Geography plays an important role in shaping the relationship between Qatar and Iran, bringing the two countries together via maritime borders in the Arabian Gulf. Accordingly, they also share close economic relations, linked to the oil and gas industries, as a large part of Qatari energy comes from a common field with Iran.

In 1969, during the reign of late Iranian Shah Mohammad Reza Pahlavi, the two countries signed an agreement to demarcate the maritime borders between them. Following the 1979 Khomeini revolution, Doha supported the regime of late Iraqi President Saddam Hussein politically, financially and with intelligence during his war with Iran, which lasted from 1980 to 1988.

After the war, in 1989, Tehran demanded a third of the gas reservoir in the northern field of Qatar, saying it was located under Iranian waters. It was then agreed to jointly exploit the field.

Maritime transport cooperation

The cooperation between Iran and Qatar in the maritime transport sector led to former Qatari Emir Sheikh Hamad bin Khalifa Al Thani in 1991 to call for Iranian participation in security arrangements in the Gulf region, a proposal that was met with complete opposition and rejection by other Arab Gulf states, especially Saudi Arabia, the United Arab Emirates, and Bahrain.

In 1992, Doha tried to reach an agreement with Tehran to supply it with water for oil pipelines via the Karun River in Iran, but as a result of local resistance in Iran, this matter was reversed.

As a result of this suspicious relationship, the Qataris have been involved in relations with militias affiliated with Tehran. After the emergence of the Houthi militia in Yemen, Doha led the first official mediation between them and the state in 2007, and it transformed from a movement confined to the far reaches of the mountains in Saada to a regional political movement, positioning itself as equal to the state.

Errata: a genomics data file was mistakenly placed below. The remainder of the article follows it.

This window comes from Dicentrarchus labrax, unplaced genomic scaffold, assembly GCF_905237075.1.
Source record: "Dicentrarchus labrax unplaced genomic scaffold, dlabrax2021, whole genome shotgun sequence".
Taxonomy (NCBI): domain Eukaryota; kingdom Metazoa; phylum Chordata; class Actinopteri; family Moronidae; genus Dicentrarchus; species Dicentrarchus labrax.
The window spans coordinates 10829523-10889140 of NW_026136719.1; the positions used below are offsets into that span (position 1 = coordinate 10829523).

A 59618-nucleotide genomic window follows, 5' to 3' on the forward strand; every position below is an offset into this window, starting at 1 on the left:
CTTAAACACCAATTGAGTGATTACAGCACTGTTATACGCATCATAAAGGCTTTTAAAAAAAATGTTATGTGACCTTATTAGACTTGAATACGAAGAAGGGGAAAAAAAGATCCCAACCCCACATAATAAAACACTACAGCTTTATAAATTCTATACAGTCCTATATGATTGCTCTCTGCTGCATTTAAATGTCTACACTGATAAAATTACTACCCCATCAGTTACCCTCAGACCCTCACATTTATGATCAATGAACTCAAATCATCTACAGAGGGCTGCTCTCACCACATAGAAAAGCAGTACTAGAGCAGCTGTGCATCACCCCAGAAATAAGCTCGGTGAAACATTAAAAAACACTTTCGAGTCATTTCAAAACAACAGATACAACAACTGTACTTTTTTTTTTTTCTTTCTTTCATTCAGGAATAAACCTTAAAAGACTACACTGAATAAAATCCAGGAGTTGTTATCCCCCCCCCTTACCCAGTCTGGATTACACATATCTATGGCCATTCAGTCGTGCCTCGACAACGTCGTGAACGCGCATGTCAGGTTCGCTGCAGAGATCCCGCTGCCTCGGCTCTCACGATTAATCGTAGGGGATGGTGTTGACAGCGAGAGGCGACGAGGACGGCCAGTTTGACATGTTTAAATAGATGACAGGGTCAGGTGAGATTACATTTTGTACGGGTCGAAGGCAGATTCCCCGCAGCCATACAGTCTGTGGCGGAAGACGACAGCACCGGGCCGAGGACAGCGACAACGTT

Clashes continued after that between the Houthis and the regime of late Yemeni President Ali Abdullah Saleh, so Doha concluded a deal under which it ensured the Yemeni army would stop its advance towards the mountainous Mutara region, the last rebel stronghold north of Saada, which was home to current Houthi leader Abdul-Malik Al-Houthi, in exchange for his brother Yahya, his father Badreddin, and his uncle Abdul Karim residing temporarily in Doha, and that Doha would take over the payment for compensation and reconstruction.

Yemeni army leaders considered at the time that the Qatari mediation had saved the Houthis from extermination, accusing Saleh of surrendering to Qatar’s temptations, which included large sums of money as aid in exchange for stopping the war. But as soon as the Houthis reorganized as a result of the Qatari interference, they ignited a new war the following year and disavowed all agreements.

At the time, the Qatari leadership continued to pressure the Yemeni government to conclude another agreement to stop the war, which was soon disavowed, and the former Qatari emir paid an estimated half billion dollars in aid to Sanaa.

Relations have also developed between Doha and the Lebanese Hezbollah. Fox News recently revealed that Doha has financed the delivery of weapons to the terrorist militia, which exposes about 10,000 American forces in Qatar to danger, as Qatar hosts the Al Udeid military base, which serves as a forward headquarters of US Central Command and squadrons of the US Air Force.

Source » theportal-center